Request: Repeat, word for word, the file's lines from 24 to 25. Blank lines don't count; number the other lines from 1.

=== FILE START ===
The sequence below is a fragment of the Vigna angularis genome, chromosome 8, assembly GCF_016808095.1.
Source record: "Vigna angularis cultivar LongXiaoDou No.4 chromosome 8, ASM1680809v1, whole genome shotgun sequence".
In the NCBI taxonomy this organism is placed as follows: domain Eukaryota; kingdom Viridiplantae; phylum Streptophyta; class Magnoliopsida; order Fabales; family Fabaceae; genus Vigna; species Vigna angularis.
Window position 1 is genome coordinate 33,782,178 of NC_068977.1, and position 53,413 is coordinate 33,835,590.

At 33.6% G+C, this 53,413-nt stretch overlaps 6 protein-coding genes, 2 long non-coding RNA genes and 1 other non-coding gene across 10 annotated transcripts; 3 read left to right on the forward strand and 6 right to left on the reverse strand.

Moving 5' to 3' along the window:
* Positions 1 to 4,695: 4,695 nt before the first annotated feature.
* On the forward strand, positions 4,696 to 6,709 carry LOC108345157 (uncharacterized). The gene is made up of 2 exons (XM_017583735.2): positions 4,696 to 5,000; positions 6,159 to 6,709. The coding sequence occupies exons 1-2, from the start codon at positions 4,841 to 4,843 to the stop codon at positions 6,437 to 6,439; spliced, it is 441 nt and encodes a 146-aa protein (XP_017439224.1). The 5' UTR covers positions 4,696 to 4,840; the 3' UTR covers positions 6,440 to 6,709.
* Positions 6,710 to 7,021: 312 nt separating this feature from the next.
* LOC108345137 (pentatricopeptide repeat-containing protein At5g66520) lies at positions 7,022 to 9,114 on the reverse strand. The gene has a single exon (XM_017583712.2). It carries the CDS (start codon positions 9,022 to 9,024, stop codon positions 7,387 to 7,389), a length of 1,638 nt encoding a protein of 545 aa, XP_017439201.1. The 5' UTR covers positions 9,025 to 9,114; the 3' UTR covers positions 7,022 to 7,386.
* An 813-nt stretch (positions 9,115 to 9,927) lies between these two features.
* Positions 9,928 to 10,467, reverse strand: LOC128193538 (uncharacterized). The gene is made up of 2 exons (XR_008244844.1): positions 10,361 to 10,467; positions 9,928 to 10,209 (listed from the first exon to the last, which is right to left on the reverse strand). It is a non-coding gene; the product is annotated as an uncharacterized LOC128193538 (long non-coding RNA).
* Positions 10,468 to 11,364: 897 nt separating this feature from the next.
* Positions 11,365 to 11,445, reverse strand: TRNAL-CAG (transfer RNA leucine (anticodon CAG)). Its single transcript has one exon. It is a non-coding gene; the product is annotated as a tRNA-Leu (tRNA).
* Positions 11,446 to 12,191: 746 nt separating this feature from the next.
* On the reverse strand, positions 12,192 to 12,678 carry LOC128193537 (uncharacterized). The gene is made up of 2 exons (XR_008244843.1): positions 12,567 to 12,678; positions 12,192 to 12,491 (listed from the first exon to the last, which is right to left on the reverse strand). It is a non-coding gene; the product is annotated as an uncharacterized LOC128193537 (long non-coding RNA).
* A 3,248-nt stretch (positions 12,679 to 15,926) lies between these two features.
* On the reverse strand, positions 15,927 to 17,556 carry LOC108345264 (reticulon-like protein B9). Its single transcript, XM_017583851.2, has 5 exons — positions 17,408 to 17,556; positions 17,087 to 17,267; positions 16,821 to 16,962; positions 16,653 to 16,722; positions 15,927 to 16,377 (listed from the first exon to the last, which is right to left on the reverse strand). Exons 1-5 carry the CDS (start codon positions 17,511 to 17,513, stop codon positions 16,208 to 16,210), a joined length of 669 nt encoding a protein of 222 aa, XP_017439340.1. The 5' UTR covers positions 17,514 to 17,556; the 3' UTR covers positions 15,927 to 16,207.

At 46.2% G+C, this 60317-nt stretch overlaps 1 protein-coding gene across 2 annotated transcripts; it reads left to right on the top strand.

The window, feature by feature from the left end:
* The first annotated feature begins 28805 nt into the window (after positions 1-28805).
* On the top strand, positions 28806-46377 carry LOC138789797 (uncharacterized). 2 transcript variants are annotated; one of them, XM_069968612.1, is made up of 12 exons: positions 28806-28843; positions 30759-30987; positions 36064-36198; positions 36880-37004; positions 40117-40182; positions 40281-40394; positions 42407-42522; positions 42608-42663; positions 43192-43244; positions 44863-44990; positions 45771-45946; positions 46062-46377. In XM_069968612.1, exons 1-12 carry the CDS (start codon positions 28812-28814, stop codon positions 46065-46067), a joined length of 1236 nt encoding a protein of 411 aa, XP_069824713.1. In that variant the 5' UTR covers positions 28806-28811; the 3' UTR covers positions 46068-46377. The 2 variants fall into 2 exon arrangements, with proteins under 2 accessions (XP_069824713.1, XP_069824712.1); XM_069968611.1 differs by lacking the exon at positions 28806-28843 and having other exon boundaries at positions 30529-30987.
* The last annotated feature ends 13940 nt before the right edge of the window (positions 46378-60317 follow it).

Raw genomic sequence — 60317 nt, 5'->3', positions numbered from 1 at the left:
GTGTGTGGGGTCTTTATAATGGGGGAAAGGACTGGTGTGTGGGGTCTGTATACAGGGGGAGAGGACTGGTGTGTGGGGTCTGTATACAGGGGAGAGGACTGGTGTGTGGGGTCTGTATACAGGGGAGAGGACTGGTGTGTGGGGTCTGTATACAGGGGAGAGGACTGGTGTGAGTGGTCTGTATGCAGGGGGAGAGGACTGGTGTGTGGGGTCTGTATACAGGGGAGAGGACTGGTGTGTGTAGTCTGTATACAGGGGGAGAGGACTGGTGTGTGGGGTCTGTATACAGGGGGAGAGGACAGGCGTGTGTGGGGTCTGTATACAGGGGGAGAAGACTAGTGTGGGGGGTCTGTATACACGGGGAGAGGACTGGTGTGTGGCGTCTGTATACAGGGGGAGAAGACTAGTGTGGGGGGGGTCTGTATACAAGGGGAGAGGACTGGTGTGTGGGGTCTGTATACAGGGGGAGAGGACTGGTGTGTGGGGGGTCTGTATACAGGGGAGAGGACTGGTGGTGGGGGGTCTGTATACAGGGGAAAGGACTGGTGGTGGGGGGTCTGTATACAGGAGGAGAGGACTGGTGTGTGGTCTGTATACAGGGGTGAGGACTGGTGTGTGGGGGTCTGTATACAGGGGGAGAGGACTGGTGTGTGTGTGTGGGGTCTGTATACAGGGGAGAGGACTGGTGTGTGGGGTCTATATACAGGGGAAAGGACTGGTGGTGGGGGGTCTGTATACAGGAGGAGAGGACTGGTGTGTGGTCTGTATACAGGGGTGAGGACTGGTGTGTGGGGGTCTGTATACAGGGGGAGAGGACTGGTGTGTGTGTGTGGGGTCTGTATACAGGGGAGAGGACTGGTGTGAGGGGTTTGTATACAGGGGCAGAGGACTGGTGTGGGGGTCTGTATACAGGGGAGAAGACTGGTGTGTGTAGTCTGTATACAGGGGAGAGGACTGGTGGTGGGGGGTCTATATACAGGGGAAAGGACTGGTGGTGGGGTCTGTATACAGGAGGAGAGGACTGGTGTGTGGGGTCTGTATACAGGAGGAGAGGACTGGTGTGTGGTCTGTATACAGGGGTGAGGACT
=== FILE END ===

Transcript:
Raw genomic sequence — 60317 nt, 5'->3', positions numbered from 1 at the left:
GTGTGTGGGGTCTTTATAATGGGGGAAAGGACTGGTGTGTGGGGTCTGTATACAGGGGGAGAGGACTGGTGTGTGGGGTCTGTATACAGGGGAGAGGACTGGTGTGTGGGGTCTGTATACAGGGGAGAGGACTGGTGTGTGGGGTCTGTATACAGGGGAGAGGACTGGTGTGAGTGGTCTGTATGCAGGGGGAGAGGACTGGTGTGTGGGGTCTGTATACAGGGGAGAGGACTGGTGTGTGTAGTCTGTATACAGGGGGAGAGGACTGGTGTGTGGGGTCTGTATACAGGGGGAGAGGACAGGCGTGTGTGGGGTCTGTATACAGGGGGAGAAGACTAGTGTGGGGGGTCTGTATACACGGGGAGAGGACTGGTGTGTGGCGTCTGTATACAGGGGGAGAAGACTAGTGTGGGGGGGGTCTGTATACAAGGGGAGAGGACTGGTGTGTGGGGTCTGTATACAGGGGGAGAGGACTGGTGTGTGGGGGGTCTGTATACAGGGGAGAGGACTGGTGGTGGGGGGTCTGTATACAGGGGAAAGGACTGGTGGTGGGGGGTCTGTATACAGGAGGAGAGGACTGGTGTGTGGTCTGTATACAGGGGTGAGGACTGGTGTGTGGGGGTCTGTATACAGGGGGAGAGGACTGGTGTGTGTGTGTGGGGTCTGTATACAGGGGAGAGGACTGGTGTGTGGGGTCTATATACAGGGGAAAGGACTGGTGGTGGGGGGTCTGTATACAGGAGGAGAGGACTGGTGTGTGGTCTGTATACAGGGGTGAGGACTGGTGTGTGGGGGTCTGTATACAGGGGGAGAGGACTGGTGTGTGTGTGTGGGGTCTGTATACAGGGGAGAGGACTGGTGTGAGGGGTTTGTATACAGGGGCAGAGGACTGGTGTGGGGGTCTGTATACAGGGGAGAAGACTGGTGTGTGTAGTCTGTATACAGGGGAGAGGACTGGTGGTGGGGGGTCTATATACAGGGGAAAGGACTGGTGGTGGGGTCTGTATACAGGAGGAGAGGACTGGTGTGTGGGGTCTGTATACAGGAGGAGAGGACTGGTGTGTGGTCTGTATACAGGGGTGAGGACT